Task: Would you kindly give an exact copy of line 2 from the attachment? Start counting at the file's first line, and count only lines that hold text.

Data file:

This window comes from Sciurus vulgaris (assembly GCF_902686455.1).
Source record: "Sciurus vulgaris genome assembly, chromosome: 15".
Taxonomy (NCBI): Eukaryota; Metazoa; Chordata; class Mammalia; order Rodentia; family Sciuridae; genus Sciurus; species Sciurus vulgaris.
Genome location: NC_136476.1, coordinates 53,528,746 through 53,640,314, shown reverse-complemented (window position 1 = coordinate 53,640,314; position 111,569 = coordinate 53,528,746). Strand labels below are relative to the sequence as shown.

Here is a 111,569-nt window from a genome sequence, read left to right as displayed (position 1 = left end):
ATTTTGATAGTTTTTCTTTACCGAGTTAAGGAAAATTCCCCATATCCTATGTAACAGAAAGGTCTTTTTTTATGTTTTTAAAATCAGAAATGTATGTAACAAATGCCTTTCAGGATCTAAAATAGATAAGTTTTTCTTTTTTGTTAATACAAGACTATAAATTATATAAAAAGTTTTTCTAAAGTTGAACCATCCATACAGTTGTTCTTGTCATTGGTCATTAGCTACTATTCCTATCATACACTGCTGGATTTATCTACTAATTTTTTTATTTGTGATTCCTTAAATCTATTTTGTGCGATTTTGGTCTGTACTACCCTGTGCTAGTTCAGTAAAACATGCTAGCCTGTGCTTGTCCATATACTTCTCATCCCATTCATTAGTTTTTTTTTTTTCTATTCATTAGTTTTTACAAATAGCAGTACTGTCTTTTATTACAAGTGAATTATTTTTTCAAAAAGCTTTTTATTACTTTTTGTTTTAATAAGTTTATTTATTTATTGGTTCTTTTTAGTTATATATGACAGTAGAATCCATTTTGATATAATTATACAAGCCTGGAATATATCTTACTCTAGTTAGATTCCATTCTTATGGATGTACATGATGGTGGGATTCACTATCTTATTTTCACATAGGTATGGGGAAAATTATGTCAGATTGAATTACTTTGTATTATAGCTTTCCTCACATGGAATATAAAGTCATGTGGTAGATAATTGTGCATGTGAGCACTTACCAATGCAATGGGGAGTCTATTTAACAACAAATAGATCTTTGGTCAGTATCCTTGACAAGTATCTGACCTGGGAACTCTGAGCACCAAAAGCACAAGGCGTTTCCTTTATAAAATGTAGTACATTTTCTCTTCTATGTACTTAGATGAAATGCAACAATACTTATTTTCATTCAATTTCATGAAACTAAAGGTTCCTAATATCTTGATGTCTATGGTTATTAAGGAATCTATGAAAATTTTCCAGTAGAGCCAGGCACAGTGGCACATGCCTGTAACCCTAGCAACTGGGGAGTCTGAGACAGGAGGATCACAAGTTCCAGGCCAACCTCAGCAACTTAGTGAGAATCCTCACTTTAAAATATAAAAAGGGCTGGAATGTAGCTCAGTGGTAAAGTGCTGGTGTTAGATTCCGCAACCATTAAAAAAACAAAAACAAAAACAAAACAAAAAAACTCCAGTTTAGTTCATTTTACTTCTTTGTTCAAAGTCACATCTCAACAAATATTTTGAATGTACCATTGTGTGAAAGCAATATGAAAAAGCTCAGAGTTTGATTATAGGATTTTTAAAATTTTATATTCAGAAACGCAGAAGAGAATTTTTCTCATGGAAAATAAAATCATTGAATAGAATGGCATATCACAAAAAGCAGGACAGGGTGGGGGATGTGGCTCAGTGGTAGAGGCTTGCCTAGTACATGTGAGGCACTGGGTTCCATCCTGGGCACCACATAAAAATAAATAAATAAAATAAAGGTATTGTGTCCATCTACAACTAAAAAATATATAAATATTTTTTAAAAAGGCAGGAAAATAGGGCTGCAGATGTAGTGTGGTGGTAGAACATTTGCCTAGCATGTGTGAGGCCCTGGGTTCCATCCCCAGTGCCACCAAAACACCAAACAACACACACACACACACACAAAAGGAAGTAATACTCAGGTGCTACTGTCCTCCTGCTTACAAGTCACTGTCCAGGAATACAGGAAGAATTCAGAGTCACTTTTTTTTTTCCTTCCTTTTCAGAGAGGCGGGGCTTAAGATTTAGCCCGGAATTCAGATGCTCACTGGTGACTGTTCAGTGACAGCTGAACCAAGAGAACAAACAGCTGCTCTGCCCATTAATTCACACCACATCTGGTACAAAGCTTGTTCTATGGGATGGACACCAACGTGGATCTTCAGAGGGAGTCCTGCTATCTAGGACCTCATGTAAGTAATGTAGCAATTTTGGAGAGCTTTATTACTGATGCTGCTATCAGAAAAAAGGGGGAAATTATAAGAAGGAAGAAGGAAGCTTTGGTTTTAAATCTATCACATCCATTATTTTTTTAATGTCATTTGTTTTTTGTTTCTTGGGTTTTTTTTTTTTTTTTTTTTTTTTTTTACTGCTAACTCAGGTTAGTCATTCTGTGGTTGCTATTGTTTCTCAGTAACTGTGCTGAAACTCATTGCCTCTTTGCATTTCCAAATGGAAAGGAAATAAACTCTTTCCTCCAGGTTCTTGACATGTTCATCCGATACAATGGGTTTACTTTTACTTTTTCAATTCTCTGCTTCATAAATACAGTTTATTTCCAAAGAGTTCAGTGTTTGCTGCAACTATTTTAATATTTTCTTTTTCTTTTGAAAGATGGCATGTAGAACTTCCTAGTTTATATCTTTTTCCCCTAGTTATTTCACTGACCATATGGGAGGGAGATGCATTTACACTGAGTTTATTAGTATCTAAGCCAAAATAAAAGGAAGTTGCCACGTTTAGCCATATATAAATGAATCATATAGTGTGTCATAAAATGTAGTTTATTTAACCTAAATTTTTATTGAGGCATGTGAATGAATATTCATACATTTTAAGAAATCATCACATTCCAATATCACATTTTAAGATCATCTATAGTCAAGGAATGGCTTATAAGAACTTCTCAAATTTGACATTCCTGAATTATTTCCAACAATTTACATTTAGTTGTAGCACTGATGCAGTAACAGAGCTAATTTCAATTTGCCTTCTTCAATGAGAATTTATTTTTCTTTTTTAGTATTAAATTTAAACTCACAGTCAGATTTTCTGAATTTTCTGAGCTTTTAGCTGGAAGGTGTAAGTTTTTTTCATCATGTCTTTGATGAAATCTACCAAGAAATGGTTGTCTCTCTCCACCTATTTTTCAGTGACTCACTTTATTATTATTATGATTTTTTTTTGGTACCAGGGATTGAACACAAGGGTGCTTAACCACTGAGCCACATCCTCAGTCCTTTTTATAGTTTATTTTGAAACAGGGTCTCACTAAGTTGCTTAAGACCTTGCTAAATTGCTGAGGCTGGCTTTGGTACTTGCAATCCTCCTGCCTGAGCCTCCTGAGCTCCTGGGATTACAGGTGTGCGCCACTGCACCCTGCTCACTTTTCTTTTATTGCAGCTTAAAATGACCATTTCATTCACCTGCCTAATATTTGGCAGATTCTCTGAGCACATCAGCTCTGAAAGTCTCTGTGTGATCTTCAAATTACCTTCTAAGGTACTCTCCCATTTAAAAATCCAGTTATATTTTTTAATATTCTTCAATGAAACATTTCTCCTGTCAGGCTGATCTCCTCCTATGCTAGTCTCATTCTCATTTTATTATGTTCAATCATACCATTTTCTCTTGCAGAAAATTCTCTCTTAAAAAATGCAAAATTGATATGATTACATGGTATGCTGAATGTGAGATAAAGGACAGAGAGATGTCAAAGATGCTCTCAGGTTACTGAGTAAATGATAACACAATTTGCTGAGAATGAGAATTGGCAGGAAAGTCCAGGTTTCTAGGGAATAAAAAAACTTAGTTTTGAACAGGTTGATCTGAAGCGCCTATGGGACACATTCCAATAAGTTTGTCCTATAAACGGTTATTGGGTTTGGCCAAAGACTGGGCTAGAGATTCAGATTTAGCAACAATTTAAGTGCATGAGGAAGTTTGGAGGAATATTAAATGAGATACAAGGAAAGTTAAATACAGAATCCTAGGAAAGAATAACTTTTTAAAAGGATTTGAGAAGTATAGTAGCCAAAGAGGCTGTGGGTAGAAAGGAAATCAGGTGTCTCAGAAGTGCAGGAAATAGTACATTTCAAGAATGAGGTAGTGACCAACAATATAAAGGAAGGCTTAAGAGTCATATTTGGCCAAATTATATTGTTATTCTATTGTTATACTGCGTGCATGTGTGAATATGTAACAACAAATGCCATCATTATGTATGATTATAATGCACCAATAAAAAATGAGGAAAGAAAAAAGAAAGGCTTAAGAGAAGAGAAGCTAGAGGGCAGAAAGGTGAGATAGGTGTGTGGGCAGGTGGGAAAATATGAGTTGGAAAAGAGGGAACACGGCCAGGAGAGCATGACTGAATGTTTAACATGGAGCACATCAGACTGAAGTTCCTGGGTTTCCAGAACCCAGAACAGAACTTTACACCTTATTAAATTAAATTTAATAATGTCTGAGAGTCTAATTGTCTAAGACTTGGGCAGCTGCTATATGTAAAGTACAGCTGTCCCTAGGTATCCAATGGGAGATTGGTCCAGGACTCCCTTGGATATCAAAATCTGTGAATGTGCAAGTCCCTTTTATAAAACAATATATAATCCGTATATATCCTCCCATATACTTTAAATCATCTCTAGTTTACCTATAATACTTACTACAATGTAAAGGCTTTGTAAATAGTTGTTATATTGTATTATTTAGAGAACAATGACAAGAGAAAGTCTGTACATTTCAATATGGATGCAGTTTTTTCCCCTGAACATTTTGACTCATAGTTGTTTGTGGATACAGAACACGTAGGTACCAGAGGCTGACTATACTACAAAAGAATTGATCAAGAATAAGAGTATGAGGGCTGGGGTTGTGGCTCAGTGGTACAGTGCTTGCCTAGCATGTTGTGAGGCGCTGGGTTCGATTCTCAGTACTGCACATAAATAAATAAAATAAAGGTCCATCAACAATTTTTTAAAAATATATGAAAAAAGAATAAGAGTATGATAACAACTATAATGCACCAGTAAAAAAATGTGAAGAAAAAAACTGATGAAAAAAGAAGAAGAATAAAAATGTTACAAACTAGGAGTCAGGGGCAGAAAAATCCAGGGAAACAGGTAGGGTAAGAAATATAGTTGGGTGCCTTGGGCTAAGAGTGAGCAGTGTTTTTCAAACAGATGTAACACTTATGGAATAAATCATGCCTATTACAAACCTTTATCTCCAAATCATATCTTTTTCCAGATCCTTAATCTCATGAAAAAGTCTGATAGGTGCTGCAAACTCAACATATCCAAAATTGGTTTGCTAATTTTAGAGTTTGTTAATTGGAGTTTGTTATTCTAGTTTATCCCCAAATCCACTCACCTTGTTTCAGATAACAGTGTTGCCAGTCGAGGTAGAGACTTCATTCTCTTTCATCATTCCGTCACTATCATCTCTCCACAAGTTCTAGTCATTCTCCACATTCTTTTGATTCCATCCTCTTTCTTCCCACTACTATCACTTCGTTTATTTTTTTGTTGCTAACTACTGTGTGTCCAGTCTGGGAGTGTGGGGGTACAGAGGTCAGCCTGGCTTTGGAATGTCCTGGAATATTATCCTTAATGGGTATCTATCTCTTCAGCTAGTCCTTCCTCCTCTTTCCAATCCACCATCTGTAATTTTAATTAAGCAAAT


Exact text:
Source record: "Sciurus vulgaris genome assembly, chromosome: 15".